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Cold Start Question



 
 
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  #1  
Old January 10th 05, 09:59 PM
Andy Shane
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Default Cold Start Question

Gang,

A friend has heard that pulling the prop control out to make coarse
pitch aids starting (when the engine has had trouble starting).

Has anyone ever heard of this technique?

Andy

ANDY'S HANGAR http://webpages.charter.net/andyshangar/
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  #2  
Old January 10th 05, 10:28 PM
Robert M. Gary
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Andy Shane wrote:
Gang,

A friend has heard that pulling the prop control out to make coarse
pitch aids starting (when the engine has had trouble starting).

Has anyone ever heard of this technique?


I can't imagine it changes anything with the prop at that speed. It may
have something to do with getting the oil flowing into the hub.

  #3  
Old January 11th 05, 02:53 AM
BTIZ
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I would think that during starting, the rpm is well below prop governing
range.. and it would have no effect.. I have never heard of this procedure.

BT

"Andy Shane" wrote in message
news
Gang,

A friend has heard that pulling the prop control out to make coarse
pitch aids starting (when the engine has had trouble starting).

Has anyone ever heard of this technique?

Andy

ANDY'S HANGAR http://webpages.charter.net/andyshangar/



  #4  
Old January 11th 05, 03:26 AM
Dale
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In article .com,
"Robert M. Gary" wrote:


I can't imagine it changes anything with the prop at that speed. It may
have something to do with getting the oil flowing into the hub.


Even with the prop control out the oil flow won't change until the
governor decides it needs to govern and that won't happen until you
increase power.

--
Dale L. Falk

There is nothing - absolutely nothing - half so much worth doing
as simply messing around with airplanes.

http://home.gci.net/~sncdfalk/flying.html
  #5  
Old January 11th 05, 03:54 AM
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Andy,

It is a procedure used on a few radial engines, such as on the Jacobs
on a Cessna 195, however, the prop has to be pulled back to low rpm
(coarse pitch) prior to shutdown, not on startup.

For horizontally opposed engines (singles) it has no effect, the prop
is on the low pitch locks and is being held there by the spring and
will stay there until the rpm is high enough for the prop to govern.
All the best,
Rick

  #6  
Old January 11th 05, 10:03 AM
Roger
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On 10 Jan 2005 13:28:19 -0800, "Robert M. Gary"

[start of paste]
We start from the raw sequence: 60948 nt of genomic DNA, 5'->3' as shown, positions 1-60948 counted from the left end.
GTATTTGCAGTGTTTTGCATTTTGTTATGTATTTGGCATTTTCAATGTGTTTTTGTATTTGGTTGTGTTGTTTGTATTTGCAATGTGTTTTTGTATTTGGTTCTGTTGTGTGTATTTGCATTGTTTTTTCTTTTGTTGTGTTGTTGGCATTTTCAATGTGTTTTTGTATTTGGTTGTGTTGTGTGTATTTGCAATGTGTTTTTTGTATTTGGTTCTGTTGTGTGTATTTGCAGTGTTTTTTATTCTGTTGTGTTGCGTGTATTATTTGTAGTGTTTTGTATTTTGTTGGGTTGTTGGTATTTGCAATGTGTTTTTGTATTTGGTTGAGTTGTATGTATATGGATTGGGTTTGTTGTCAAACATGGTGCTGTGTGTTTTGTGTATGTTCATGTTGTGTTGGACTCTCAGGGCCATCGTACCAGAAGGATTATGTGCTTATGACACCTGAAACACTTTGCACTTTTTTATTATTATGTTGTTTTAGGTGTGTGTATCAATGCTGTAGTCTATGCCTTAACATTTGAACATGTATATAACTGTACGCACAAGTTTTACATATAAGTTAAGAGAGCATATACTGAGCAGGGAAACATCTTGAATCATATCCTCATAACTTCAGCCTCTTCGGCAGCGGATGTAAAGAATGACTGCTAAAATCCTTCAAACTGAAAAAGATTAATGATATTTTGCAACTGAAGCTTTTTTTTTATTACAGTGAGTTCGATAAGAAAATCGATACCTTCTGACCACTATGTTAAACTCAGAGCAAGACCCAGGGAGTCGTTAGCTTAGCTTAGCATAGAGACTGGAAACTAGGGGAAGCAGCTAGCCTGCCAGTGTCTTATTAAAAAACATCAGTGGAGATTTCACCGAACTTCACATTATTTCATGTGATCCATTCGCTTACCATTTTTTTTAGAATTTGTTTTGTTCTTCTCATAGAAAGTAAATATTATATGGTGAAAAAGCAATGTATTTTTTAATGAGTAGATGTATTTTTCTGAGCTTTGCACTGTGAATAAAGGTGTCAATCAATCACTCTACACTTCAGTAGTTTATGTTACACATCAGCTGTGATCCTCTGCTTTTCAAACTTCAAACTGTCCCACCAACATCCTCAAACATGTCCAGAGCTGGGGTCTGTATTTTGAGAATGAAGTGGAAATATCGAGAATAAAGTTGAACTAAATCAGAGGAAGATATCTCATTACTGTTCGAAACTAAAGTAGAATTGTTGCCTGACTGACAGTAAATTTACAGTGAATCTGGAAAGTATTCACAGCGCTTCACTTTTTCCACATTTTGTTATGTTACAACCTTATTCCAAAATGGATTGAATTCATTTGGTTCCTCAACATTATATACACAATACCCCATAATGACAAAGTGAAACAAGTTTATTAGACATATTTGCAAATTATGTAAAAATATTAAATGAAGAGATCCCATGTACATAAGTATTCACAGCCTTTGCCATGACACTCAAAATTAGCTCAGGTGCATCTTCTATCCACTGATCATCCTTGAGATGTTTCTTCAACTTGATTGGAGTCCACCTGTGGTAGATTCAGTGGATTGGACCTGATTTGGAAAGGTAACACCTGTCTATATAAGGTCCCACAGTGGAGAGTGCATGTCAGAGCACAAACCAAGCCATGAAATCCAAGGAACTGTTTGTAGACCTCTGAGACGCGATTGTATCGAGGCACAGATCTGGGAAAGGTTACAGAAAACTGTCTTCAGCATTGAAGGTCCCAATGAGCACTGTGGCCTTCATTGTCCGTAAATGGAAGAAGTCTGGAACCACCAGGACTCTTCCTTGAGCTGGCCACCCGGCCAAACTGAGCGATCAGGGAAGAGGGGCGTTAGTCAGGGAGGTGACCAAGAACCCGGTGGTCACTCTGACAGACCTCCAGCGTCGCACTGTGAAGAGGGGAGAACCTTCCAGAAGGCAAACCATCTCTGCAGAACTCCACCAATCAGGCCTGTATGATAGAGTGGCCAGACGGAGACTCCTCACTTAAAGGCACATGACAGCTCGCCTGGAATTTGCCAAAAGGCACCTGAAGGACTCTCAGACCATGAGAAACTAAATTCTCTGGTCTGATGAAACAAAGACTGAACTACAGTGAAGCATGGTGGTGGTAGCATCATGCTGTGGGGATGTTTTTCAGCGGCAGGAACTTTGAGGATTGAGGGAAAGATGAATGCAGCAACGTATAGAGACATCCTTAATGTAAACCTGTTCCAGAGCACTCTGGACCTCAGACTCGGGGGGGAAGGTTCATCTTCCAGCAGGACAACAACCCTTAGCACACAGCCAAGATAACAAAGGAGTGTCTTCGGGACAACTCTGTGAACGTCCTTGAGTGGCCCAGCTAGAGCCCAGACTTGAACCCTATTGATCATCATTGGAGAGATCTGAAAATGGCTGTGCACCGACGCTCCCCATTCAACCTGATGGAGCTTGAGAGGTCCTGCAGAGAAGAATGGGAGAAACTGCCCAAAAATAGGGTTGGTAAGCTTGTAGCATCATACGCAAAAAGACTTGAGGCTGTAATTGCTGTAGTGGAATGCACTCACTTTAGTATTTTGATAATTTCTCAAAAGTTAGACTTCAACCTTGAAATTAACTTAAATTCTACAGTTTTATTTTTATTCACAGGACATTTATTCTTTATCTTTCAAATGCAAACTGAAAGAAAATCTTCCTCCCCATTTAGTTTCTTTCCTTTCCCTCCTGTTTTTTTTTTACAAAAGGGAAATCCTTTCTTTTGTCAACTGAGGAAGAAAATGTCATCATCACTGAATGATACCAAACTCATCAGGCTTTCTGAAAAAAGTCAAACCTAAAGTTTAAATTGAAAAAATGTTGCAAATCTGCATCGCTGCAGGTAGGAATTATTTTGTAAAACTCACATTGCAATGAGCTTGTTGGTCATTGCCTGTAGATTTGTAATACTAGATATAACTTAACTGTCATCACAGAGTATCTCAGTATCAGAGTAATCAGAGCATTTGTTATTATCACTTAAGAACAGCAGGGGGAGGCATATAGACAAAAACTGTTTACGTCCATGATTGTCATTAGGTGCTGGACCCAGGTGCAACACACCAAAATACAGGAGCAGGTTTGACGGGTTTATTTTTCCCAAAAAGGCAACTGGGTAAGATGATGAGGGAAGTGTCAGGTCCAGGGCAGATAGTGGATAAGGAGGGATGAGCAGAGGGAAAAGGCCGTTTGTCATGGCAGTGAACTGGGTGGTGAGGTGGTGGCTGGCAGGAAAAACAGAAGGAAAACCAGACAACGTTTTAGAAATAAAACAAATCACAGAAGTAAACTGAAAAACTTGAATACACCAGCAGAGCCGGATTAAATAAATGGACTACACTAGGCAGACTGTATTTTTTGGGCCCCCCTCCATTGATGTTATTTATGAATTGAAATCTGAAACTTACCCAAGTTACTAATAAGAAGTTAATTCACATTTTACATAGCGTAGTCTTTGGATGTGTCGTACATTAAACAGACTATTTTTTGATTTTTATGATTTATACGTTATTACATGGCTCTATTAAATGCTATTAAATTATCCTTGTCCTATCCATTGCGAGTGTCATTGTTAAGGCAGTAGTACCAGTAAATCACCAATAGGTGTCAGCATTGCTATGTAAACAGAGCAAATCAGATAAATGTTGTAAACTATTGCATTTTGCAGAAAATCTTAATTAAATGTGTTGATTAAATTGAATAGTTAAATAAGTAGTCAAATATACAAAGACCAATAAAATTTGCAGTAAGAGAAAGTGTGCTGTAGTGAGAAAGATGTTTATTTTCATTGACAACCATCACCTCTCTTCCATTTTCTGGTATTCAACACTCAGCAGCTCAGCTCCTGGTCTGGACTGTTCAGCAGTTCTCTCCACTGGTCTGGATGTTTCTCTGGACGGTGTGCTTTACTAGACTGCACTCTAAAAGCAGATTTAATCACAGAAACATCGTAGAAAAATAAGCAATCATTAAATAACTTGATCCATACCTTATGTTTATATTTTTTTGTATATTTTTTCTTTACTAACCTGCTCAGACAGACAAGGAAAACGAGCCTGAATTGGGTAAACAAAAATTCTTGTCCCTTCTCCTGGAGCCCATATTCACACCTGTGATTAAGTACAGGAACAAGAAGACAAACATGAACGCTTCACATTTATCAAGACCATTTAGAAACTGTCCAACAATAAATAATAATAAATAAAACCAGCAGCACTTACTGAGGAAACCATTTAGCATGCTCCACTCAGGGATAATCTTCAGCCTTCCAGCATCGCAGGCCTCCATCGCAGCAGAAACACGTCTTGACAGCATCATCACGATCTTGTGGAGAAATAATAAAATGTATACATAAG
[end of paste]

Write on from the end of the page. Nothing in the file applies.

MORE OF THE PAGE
wrote:


Andy Shane wrote:
Gang,

A friend has heard that pulling the prop control out to make coarse
pitch aids starting (when the engine has had trouble starting).

Has anyone ever heard of this technique?


I can't imagine it changes anything with the prop at that speed. It may
have something to do with getting the oil flowing into the hub


At low RPM it shouldn't even do that.

Roger Halstead (K8RI & ARRL life member)
(N833R, S# CD-2 Worlds oldest Debonair)
www.rogerhalstead.com

  #7  
Old January 11th 05, 06:49 PM
Ash Wyllie
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BTIZ opined

I would think that during starting, the rpm is well below prop governing
range.. and it would have no effect.. I have never heard of this procedure.


Even if the prop did change pitch, it would do any good. All that would happen
is that there would be more prop drag while the engine is trying to start.


"Andy Shane" wrote in message
news
Gang,

A friend has heard that pulling the prop control out to make coarse
pitch aids starting (when the engine has had trouble starting).

Has anyone ever heard of this technique?

Andy

ANDY'S HANGAR http://webpages.charter.net/andyshangar/





-ash
Cthulhu in 2005!
Why wait for nature?

  #8  
Old January 12th 05, 02:35 PM
Andy Shane
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Default

Thanks to everyone for their input.

Russ Bird, who is also on this group, is new again to general
aviation, and was wondering if the technique could help in starting
the C182 he flies.

We both fly the 777 for one of the majors, Russ as captain and me as
copilot.

Here is a recent pic of my own old Cessna:
http://webpages.charter.net/andyshan.../premating.bmp

Fly safe!

Andy Shane




ANDY'S HANGAR http://webpages.charter.net/andyshangar/

 




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